What's Wrong with Healthcare?

Thinking inside and outside of the healthcare box. After 41 years of family practice, what's happened to Canada's healthcare system?

Monday, April 17, 2006

Debunking, Strike One

Have you ever tried to untangle a real mess of string or rope that is hopelessly intertwined? I kind of feel like that when I’m reading the booklet, “The Bottom Line”. You take a piece of the string and follow it to see were it goes (in the hopes of teasing it out to an end) and it disappears in a whole lump of other parts of the ball of string. One is tempted to cut off each small piece of string that one can isolate and then try to tie each small piece together, but that would be a horrendous job, and at the end of it you probably would be left with nothing useful. Or maybe in exasperation, throw the whole thing in the garbage. But I promised to look at all aspects of this health-care thing, so here goes, we have to start somewhere.
One of the things that is disconcerting in this booklet, is the tendency to put forward opinions that are controversial, as though they are facts (I note the subtitle of the booklet is “The truth behind private insurance in Canada”). Throughout the book, quotations are taken from people who had bad experiences financially, prior to Medicare, in the health care field. These quotations date back to the nineteen thirties and forties, and many of them from Quebec and Ontario. No one said things were perfect then, but I know that supporters of the present system cry foul (for good reason) when the news media present “the disaster of the day” in our present system. Intelligent discussion cannot come about by citing case scenarios for affect. We can look at each case and learn from it, but deliberately creating a negative attitude is self serving. Testimonials do not facts make!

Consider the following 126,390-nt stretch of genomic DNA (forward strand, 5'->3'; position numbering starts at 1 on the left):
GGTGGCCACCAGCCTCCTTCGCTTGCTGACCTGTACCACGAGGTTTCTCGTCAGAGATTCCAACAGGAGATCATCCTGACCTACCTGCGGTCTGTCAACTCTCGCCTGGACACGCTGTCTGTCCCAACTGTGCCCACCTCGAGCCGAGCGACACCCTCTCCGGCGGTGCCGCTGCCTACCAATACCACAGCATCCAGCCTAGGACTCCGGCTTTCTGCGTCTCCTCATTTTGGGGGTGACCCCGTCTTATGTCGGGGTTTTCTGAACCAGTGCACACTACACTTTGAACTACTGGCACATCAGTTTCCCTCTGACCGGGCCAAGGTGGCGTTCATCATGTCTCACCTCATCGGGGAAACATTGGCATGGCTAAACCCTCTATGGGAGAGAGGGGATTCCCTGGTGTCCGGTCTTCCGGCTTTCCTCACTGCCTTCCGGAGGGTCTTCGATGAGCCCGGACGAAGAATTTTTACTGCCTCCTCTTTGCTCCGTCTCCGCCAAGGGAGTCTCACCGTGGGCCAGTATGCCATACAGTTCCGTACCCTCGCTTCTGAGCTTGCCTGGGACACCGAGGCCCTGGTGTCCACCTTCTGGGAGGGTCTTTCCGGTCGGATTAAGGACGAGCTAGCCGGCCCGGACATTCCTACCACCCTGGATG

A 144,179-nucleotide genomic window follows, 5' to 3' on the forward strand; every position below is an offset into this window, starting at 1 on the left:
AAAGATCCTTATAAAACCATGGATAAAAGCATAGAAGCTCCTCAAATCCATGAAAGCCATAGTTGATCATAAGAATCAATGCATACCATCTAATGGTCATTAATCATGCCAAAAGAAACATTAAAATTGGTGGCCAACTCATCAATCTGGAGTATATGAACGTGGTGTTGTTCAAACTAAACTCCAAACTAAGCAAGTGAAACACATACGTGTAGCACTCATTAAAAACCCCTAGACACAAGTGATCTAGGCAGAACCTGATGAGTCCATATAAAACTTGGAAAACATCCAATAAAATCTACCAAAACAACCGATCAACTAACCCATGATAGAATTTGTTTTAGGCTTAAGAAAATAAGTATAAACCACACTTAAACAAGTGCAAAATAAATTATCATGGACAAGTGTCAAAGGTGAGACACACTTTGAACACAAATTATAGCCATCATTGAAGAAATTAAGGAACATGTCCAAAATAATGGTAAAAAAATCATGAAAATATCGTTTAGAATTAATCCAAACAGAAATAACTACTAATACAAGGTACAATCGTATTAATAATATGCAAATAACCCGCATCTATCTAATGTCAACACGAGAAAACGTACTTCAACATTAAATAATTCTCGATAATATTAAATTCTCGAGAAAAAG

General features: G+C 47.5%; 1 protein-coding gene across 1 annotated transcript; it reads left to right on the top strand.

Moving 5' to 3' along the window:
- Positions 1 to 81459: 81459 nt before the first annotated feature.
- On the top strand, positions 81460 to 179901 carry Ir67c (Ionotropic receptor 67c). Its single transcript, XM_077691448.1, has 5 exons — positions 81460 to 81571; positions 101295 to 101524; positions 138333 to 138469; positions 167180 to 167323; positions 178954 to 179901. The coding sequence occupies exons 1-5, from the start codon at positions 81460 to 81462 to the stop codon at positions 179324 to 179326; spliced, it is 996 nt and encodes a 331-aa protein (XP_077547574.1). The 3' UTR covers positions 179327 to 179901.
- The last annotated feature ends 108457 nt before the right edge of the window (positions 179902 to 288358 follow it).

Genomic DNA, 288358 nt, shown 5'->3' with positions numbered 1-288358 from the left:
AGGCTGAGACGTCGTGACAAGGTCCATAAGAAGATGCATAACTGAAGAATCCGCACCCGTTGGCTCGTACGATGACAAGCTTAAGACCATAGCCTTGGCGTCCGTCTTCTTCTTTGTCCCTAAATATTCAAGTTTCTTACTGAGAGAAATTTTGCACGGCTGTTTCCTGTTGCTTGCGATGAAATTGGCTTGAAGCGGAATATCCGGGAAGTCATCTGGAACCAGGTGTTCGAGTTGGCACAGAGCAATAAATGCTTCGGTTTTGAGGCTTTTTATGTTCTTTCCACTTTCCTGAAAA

In the introduction, Shirley Douglas (not entirely impartial) is quoted as saying “You either want a single payer system in this country, or you want an American style system. And don’t kid yourself that there’s anything in between”. Well, in fact, everything else is in between. Canada and Cuba are the only two Health Care systems that have a “One payer System” (possibly also North Korea). The U.S. has 48,000,000 people without health care coverage (about 20% of the population). Are there any industrialized nations of the world that don’t fall between these extremes?
Gillian Steward is quoted as saying:” Medicare is as Canadian as hockey or Mackintosh apples”. Does this imply that Canada was the first or only country to bring in a one payer system? Or are they implying that, it in some way, with its thirty seven year history, Medicare is part of our Canadian Heritage? What is the relevance from a rational perspective?
The authors claim their main thrust is to debunk some myths with hard reality. In doing this, the first myth they debunk is “Private insurance is a “new” model for health care”. Is there really anyone that puts that idea forward or uses it as an argument? I certainly never have! This is like saying “They said two and two is five, when no-one ever said that”, just to discredit the opposition. They say the reality is: “Albertans and Canadians have already experimented with, and rejected private insurance and for-profit delivery in favor of the universal public single-payer system. No, the reality is that Canadians, especially Albertans, were bribed by the federal government to abandon their previous well functioning system, and experimented with the new proposed universal public single payer system. Most of my patients in 1969 could not understand why the system was being changed. I had to explain to them that the Alberta government stood to gain 50% of the cost of provincial health care from the federal government if they joined Medicare. The authors point this out in a subsequent chapter so why cloud the issue? The opposition parties and main stream news media railed against Premier Ernest Manning in the 1960s for even contemplating foregoing this federal windfall, as the authors point out in their booklet. The truth of the matter was many of the European countries, including England, had already gone down the “one payer system” road and lost many physicians to Canada as a result of it. It was however, a “vote getter”, and popular with Unions (government’s programs and personnel, are highly Unionized), and politicians are always looking for votes. As Canada was attempting to embrace this “new” Medicare experiment thirty seven years ago, the European countries began contemplating ways and means of extracting themselves (as we are now), because they were finding the costs escalating beyond their expectations (as we are now). Strike one on “debunking”!

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